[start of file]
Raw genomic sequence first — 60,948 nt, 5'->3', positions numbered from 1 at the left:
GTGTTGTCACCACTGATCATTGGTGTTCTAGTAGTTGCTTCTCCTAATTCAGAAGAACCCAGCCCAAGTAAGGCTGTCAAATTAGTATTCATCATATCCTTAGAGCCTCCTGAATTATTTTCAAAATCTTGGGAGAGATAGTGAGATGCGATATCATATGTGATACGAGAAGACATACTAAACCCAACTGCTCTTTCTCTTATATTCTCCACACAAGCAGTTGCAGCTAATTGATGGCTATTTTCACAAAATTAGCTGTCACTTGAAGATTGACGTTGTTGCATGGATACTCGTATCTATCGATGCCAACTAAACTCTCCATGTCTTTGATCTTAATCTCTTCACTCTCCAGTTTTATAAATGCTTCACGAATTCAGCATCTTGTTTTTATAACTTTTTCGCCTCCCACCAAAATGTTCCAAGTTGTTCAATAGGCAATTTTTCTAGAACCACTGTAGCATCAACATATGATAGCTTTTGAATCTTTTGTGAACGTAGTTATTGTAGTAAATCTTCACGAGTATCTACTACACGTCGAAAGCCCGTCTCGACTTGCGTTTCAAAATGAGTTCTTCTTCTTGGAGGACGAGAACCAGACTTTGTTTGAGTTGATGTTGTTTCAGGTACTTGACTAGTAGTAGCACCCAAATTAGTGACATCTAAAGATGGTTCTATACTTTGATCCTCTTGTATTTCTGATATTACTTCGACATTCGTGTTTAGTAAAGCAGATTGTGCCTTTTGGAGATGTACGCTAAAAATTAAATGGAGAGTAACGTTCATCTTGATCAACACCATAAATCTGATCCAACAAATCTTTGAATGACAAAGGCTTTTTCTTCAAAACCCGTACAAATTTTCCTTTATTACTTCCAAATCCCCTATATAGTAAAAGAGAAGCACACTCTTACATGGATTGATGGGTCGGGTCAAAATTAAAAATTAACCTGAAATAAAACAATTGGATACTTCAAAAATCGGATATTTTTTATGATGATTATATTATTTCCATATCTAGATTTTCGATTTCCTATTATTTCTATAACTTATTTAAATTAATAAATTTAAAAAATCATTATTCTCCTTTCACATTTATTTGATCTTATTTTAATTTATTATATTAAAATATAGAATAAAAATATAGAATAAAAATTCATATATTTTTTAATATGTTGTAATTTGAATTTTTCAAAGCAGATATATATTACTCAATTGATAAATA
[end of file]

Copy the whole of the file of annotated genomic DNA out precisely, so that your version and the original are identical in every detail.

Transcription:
Raw genomic sequence first — 60,948 nt, 5'->3', positions numbered from 1 at the left:
GTGTTGTCACCACTGATCATTGGTGTTCTAGTAGTTGCTTCTCCTAATTCAGAAGAACCCAGCCCAAGTAAGGCTGTCAAATTAGTATTCATCATATCCTTAGAGCCTCCTGAATTATTTTCAAAATCTTGGGAGAGATAGTGAGATGCGATATCATATGTGATACGAGAAGACATACTAAACCCAACTGCTCTTTCTCTTATATTCTCCACACAAGCAGTTGCAGCTAATTGATGGCTATTTTCACAAAATTAGCTGTCACTTGAAGATTGACGTTGTTGCATGGATACTCGTATCTATCGATGCCAACTAAACTCTCCATGTCTTTGATCTTAATCTCTTCACTCTCCAGTTTTATAAATGCTTCACGAATTCAGCATCTTGTTTTTATAACTTTTTCGCCTCCCACCAAAATGTTCCAAGTTGTTCAATAGGCAATTTTTCTAGAACCACTGTAGCATCAACATATGATAGCTTTTGAATCTTTTGTGAACGTAGTTATTGTAGTAAATCTTCACGAGTATCTACTACACGTCGAAAGCCCGTCTCGACTTGCGTTTCAAAATGAGTTCTTCTTCTTGGAGGACGAGAACCAGACTTTGTTTGAGTTGATGTTGTTTCAGGTACTTGACTAGTAGTAGCACCCAAATTAGTGACATCTAAAGATGGTTCTATACTTTGATCCTCTTGTATTTCTGATATTACTTCGACATTCGTGTTTAGTAAAGCAGATTGTGCCTTTTGGAGATGTACGCTAAAAATTAAATGGAGAGTAACGTTCATCTTGATCAACACCATAAATCTGATCCAACAAATCTTTGAATGACAAAGGCTTTTTCTTCAAAACCCGTACAAATTTTCCTTTATTACTTCCAAATCCCCTATATAGTAAAAGAGAAGCACACTCTTACATGGATTGATGGGTCGGGTCAAAATTAAAAATTAACCTGAAATAAAACAATTGGATACTTCAAAAATCGGATATTTTTTATGATGATTATATTATTTCCATATCTAGATTTTCGATTTCCTATTATTTCTATAACTTATTTAAATTAATAAATTTAAAAAATCATTATTCTCCTTTCACATTTATTTGATCTTATTTTAATTTATTATATTAAAATATAGAATAAAAATATAGAATAAAAATTCATATATTTTTTAATATGTTGTAATTTGAATTTTTCAAAGCAGATATATATTACTCAATTGATAAATA